Danai Gurira’s Striking Met Gala Look Combines Gilded Glamour With Nigerian Art


When Danai Gurira hit the red carpet at last night’s Met Gala, she certainly embraced the Gilded Glamour dress code in her one-shouldered gown, designed by Head of State’s Taofeek Abijako. The custom design references the voluminous silhouettes of the 18th century. Yet Gurira, who was raised in Zimbabwe, and Abijako, who is Nigerian, also wanted to infuse their African identities into the theme. To do so, Abijako also looked to Festac ’77 for inspiration—a historic international arts festival that was hosted in Lagos, Nigeria during the ’70s and brought together thousands of artists, writers, musicians, and activists from the African diaspora. “I referenced the massive silhouettes that performers wore at that festival,” says Abijako. “I wanted to pay homage to them, and the silhouettes translate to the 19th-century.”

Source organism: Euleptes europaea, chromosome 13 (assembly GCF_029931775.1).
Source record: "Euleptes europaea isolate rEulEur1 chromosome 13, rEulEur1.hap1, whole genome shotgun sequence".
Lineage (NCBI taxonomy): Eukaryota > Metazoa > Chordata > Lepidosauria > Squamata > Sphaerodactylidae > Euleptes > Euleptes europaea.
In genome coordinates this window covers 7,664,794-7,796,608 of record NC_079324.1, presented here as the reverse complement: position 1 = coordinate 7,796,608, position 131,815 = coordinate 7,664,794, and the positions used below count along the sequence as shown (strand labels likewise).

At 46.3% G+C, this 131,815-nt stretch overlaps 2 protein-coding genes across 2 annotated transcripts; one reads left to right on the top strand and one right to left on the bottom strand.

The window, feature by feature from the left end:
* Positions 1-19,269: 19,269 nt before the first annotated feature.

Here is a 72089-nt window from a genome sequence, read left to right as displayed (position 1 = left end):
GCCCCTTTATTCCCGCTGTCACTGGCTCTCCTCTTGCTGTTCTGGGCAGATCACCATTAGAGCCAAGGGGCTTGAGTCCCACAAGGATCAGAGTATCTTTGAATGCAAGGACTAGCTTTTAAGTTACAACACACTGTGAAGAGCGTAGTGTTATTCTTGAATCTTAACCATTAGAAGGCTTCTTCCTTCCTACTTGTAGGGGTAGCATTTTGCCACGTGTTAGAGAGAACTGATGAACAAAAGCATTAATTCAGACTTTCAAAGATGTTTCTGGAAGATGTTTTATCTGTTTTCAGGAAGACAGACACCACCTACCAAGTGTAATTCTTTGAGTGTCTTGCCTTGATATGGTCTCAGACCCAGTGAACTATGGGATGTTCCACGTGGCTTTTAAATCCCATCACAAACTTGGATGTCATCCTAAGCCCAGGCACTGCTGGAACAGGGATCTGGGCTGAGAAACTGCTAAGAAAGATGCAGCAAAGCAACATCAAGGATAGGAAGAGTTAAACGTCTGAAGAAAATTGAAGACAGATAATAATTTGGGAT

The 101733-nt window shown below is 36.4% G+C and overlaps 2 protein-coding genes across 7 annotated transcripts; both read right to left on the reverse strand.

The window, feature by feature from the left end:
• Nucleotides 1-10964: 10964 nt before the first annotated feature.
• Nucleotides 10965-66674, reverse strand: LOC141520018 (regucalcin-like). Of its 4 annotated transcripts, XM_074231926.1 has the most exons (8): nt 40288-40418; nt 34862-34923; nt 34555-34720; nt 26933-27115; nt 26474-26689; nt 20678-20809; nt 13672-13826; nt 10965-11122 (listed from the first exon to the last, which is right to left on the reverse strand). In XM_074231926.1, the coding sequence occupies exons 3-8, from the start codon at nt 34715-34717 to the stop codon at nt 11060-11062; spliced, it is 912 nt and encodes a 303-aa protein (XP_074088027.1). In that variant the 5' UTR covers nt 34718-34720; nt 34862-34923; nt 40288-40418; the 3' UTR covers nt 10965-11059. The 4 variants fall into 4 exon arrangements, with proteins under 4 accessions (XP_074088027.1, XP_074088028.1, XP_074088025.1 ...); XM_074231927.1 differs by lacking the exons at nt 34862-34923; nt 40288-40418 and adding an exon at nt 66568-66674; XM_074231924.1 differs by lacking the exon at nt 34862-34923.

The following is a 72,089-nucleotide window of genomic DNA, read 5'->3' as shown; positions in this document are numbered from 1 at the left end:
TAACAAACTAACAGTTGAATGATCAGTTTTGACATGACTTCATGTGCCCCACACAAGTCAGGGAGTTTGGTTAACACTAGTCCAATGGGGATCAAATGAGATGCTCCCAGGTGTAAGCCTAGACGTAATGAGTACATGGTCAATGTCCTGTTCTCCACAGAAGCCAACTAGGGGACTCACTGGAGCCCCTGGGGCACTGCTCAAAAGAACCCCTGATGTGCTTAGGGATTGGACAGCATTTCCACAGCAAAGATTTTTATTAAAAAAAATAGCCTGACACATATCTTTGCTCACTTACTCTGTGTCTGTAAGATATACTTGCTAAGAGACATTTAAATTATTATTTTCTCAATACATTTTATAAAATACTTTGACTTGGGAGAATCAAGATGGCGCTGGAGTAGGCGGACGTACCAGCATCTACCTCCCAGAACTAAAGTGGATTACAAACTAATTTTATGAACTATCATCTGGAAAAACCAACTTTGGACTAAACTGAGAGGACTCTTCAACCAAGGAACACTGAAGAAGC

The designer also paid homage to Festac ’77 in his recent Homecoming collection, but given the Gilded Age dress code on the Met’s red carpet, Abijako wanted to highlight this aspect of African culture once again. “I couldn’t find references [in the Gilded Age] of people that look like us,” says Abijako. “We also know the historical context as to why. The most exciting part was being able to reimagine what these people looked like.” Gurira, who is a fan of Abijako’s work, felt he was the right designer to take this idea and run with it. “That post-colonial intersectionality that he speaks to, in terms of Western influence and finding your own African identity—I was like, ‘Is he reading my mind?’ He has a very rich vision,” she says.

Gurira’s Met dress came together rather quickly—in about a week—and was made using Mikado, an Italian silk. “I wanted something that felt luxe,” says Abijako. Gurira was set on the royal blue colorway. “To me, it’s a very striking color,” says Gurira. “I feel it works very well on African, dark skin.” Abijako adds that the electric hue ties into the theme as well. “It’s [a color] that was actually consistent during that time period, especially in paintings.” 

Photo: Sophia Wilson



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